4) CDPHE proposed rules illegally use over-collected patient fees to pay for the Colorado Medical Marijuana Research Grant Program. Article XVIII, Section 14 of the state Constitution requires that patient fees can only be used to pay for “administrative costs” of maintaining the confidential Medical Marijuana Registry (MMR). According to the state Auditor’s report in 2013, the CDPHE had a $12 million surplus from over-collected patient fees and was failing to keep the Registry confidential. The proposed Colorado Medical Marijuana Research Grant Program is clearly not an “administrative cost” of maintaining the Registry, therefore the proposed rules creating it should be rejected. Patient money should be returned to them. Patients can voluntarily choose to contribute to a research program, but to withhold their over-collected fees is unconstitutional.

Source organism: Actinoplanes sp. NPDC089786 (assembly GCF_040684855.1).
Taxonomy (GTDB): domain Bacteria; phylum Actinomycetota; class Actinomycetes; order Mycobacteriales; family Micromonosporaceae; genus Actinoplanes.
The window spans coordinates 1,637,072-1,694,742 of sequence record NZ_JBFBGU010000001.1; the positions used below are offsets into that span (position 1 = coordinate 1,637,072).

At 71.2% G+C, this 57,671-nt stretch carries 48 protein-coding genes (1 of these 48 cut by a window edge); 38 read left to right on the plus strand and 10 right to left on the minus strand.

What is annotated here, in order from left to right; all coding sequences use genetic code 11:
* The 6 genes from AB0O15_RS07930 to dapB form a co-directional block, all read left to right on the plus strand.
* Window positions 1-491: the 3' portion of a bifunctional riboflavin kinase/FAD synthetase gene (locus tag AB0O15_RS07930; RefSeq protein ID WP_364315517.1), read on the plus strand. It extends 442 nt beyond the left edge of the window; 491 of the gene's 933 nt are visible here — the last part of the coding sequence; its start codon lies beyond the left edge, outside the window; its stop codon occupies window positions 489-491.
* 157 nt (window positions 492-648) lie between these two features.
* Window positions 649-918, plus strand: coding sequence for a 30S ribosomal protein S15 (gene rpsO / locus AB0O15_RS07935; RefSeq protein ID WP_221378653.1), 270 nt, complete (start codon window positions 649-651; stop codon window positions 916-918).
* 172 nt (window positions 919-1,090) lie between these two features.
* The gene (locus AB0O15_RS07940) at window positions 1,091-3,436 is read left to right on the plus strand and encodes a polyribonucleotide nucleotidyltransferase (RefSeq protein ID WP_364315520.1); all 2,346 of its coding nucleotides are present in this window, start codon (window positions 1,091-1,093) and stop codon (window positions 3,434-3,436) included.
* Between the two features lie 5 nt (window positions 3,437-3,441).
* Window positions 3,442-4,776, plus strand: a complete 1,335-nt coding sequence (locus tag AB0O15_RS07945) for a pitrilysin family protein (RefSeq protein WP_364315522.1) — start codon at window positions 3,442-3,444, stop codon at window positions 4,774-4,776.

5) CDPHE did not been adequately notify patients of the proposed rulemaking hearing. The CDPHE has consistently failed to adequately inform stakeholders about the changes in medical marijuana Registry rules.
The fact that surveys about these issues generated only 129 responses proves that patients do not know about these proposed changes. According to Attachment B, page 6 of the rulemaking packet (Stakeholder Survey Responses & Comments), the survey the CDPHE posted on their website for 7 weeks only had 129 respondents. There is no breakdown of how many of the respondents were actually patients or caregivers on the Registry, but even if they all were, it would only represent 0.0005% of the 250,000+ current and former patients and caregivers on the Registry.
On page 18 of the rulemaking packet, CDPHE admits that emails were only sent to 580 “contacts”. Most of these “contacts” are not patients. Many are government officials and law enforcement.
In 2007, patients withdrew a lawsuit against the CDPHE on the stipulation that the CDPHE agreed to inform patients of all future rulemaking hearings. In LaGoy v Colorado, Denver District Court Judge Larry Naves ruled that the CDPHE had not provided adequate notice of a rulemaking hearing.